In the wake of the publication of "A Nation At Risk" in 1983, Florida began to aggressively reform its public education system (as did many other states in the country at that time) to address some of the shortfalls outlined in that publication.
One of the things that was accomplished in the mid-1980s was the addition of a funded 7th period in the High School Day. The funding did not last long. Fast forward to the mid-1990s, and the Florida legislature pulled the funding for the seventh period in the High School day.
Many districts immediately reverted to the 6 period day right then-- the reasoning being that 6 periods was all that they would be funded for. Escambia County, though, continued to provide the 7 period H.S. day--even though it was no longer funded by the state.
Fast forward to the beginning of the Florida economic crisis and school year 2008-2009--and The 7th period is officially off-limits for discussion (sacred cow). There are many reasons why even the mere mention of reverting to 6 periods brings immediate resistance. The chief argument for not abandoning the 7th period is because of numerous state mandated required courses added for graduation. Additionally, fine arts proponents lament and fight the potential loss of the Seventh period, intimating that it would decimate the arts and other elective classes.
I'm not sure how I feel about that argument. When I went to High School in the early eighties, H.S. Students in Escambia County had six period days---and we still somehow managed to produce excellent band programs (Like the Tate H.S. Showband of the South) as well as excellent sports/athletic teams. I played Bass guitar in the PHS Jazz ensemble in High School. I had time in my school schedule for band, drama, art, PE as well as all of my other courses. I know today's students have more requirements for graduation, but today's Florida High School students have the option of earning additional credits via the Florida Virtual School-- students of the past did not have this excellent resource.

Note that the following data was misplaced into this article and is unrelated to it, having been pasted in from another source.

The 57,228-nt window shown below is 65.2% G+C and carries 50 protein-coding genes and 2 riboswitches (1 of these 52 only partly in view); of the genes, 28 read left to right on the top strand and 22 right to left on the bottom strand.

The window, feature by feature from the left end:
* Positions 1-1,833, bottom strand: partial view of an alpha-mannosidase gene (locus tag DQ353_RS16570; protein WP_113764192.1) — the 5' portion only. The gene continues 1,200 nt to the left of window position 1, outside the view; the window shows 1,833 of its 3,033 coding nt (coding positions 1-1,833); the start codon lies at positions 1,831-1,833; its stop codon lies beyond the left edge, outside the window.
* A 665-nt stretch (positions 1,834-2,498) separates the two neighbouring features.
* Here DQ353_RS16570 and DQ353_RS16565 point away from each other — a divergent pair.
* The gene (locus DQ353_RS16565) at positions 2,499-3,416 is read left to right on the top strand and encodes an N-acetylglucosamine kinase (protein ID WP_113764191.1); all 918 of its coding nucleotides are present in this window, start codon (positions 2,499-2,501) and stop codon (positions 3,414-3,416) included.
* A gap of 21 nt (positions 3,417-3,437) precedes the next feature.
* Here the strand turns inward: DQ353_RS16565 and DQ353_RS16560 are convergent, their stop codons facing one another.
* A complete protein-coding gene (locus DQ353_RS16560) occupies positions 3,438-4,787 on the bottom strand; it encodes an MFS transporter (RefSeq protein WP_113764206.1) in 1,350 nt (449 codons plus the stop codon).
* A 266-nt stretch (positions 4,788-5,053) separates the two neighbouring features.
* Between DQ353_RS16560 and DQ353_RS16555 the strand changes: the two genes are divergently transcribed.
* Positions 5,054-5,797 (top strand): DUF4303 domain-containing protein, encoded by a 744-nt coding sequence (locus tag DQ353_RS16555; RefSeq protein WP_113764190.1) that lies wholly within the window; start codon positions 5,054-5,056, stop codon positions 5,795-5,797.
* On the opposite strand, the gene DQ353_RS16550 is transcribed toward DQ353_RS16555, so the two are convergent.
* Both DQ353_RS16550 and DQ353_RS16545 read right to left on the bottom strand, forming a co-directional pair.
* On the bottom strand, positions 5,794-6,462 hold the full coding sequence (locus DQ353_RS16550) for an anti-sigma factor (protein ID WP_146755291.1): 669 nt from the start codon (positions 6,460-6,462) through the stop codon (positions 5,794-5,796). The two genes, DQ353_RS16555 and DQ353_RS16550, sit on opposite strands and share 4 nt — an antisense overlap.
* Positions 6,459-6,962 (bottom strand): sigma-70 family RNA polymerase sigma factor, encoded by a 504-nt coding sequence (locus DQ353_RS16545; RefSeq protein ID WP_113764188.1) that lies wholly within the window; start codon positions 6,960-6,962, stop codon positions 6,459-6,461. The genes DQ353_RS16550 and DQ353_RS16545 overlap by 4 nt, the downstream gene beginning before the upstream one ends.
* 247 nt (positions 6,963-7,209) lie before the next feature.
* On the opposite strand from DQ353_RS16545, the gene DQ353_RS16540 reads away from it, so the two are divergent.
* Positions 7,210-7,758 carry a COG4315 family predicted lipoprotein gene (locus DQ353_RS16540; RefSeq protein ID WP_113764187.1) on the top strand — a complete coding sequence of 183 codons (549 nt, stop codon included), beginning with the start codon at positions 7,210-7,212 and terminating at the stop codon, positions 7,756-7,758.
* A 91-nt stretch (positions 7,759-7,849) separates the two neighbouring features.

I'm not outright advocating for the reversion to a six period H.S. day, but if the economy continues to tank, can we really afford to not look at that as an additional savings opportunity as we are being put into a corner financially?
Something to think about.
The good news today, however, is that our district --under the leadership of Superintendent Malcolm Thomas and Carolyn Spooner, Director of H.S. Education --has come up with a proposal that will help to alleviate the scheduling issues for High Schools next school year. This plan will do the following:
1. alleviate the H.S. teachers' current heavy workload (providing 2 planning periods and a duty-free lunch daily for H.S. teachers)
2. provide the opportunity for students to have seven period schedules per semester
3. allow the district to maintain the savings achieved ($3.2 Million yearly) that we are currently garnering by having teachers teach 6 of 7 H.S. periods.
It sounds almost too good to be true. This plan, if implemented, could be great for the teachers and the district---a genuine win-win scenario.
The only hurdle now is the teacher's union. This below linked document is the proposal that was given to the Teacher's Union yesterday. I hope they appreciate that this is an opportunity for everyone to have a victory---Students, Taxpayers, and Teachers.
I am one member of a five person board. The opinions I express on this forum are mine only, and do not necessarily reflect the views or opinions of the Escambia County Staff, Administrators, Employees, or anyone else associated with Escambia County Florida. I am interested in establishing this blog as a means of additional transparency to the public, outreach to the community, and information dissemination to all who choose to look. Feedback is welcome, but because public participation is equally encouraged, appropriate language and decorum is mandatory.